The Library Society and Buxton Books are pleased to host renowned historian of the Civil War era for her latest release – the story of the most remarkable political about-face in American history.
Elizabeth Varon’s Longstreet is a bold new biography of the Confederate general whose support of constitutional rights for Black Americans after the Civil War enraged Southern critics and ignited a campaign to destroy his reputation. General James Longstreet fought tenaciously for the Confederacy. He was alongside Lee at Gettysburg (and counseled him not to order the ill-fated attacks on entrenched Union forces there). He won a major Confederate victory at Chickamauga and was seriously wounded during a later battle.
After the war, Longstreet dramatically changed course. He supported Black voting and joined the newly elected, integrated postwar government in Louisiana. When white supremacists took up arms to oust that government, Longstreet, leading the interracial state militia, did battle against former Confederates. His defiance ignited a firestorm of controversy, as white Southerners branded him a race traitor and blamed him retroactively for the South’s defeat in the Civil War.
Although he was one of the highest-ranking Confederate generals, Longstreet has never been commemorated with statues or other memorials in the South because of his postwar actions in rejecting the Lost Cause mythology and urging racial reconciliation.
Tickets: Members – $10 // General Admission – $15
To purchase, click here
or call 843.723.9912 during Box Office Hours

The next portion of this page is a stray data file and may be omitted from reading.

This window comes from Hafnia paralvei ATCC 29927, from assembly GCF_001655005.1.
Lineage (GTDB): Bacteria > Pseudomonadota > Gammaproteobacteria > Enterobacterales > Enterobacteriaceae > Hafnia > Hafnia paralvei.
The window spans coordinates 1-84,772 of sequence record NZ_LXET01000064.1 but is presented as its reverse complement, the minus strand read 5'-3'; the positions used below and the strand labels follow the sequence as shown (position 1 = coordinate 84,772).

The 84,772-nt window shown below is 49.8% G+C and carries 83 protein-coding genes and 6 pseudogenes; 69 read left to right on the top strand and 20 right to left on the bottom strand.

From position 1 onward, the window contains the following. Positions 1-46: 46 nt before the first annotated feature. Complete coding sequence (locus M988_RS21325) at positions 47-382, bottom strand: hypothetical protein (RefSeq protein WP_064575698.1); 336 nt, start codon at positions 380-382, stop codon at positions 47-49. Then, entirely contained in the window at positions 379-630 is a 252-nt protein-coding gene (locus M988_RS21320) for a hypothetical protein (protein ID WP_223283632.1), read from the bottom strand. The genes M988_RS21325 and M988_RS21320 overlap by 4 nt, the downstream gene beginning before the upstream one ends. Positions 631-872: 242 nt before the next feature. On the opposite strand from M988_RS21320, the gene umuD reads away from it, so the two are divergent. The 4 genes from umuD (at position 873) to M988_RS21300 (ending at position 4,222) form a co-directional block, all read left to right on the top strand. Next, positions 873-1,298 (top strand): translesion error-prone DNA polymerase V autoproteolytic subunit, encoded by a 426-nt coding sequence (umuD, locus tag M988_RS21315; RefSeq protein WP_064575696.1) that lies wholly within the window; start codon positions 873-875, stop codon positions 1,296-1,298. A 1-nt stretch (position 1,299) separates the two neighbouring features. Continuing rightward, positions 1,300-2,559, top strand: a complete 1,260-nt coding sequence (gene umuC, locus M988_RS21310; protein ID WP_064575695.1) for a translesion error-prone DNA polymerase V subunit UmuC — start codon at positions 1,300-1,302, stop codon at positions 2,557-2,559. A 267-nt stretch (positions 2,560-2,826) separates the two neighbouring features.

(11:00AM–4:00PM Monday through Thursday).
If you are unable to attend but would still like a (signed) copy of “Longstreet”, Click Here, or call Buxton Books at (843) 723-1670
About the Book:
LONGSTREET reintroduces Americans to one of the Civil War era’s best known, but least understood, figures. This is the first full biography in decades, and the first to give proper attention to Longstreet’s long post-Civil War political career. Longstreet’s unusual life illuminates both the transformative changes and the entrenched inequalities of the Civil War era. Longstreet is being rediscovered in the new age of racial reckoning. Varon, an acclaimed Civil War historian and author of the 2020 Gilder Lehrman Lincoln Prize-winning book, Armies of Deliverance, demonstrates that Longstreet’s controversial choices have enduring relevance for our modern debates over American history.
About the Author:
Elizabeth R. Varon is Langbourne M. Williams professor of American history at the University of Virginia and a member of the executive council of UVA’s John L. Nau III Center for Civil War History. Varon’s books include Southern Lady, Yankee Spy: The True Story of Elizabeth Van Lew, A Union Agent in the Heart of the
Confederacy, and Appomattox: Victory, Defeat and Freedom at the End of the Civil War. Her most recent book, Armies of Deliverance: A New History of the Civil War, won the 2020 Gilder Lehrman Lincoln Prize and was named one of The Wall Street Journal’s best books of 2019.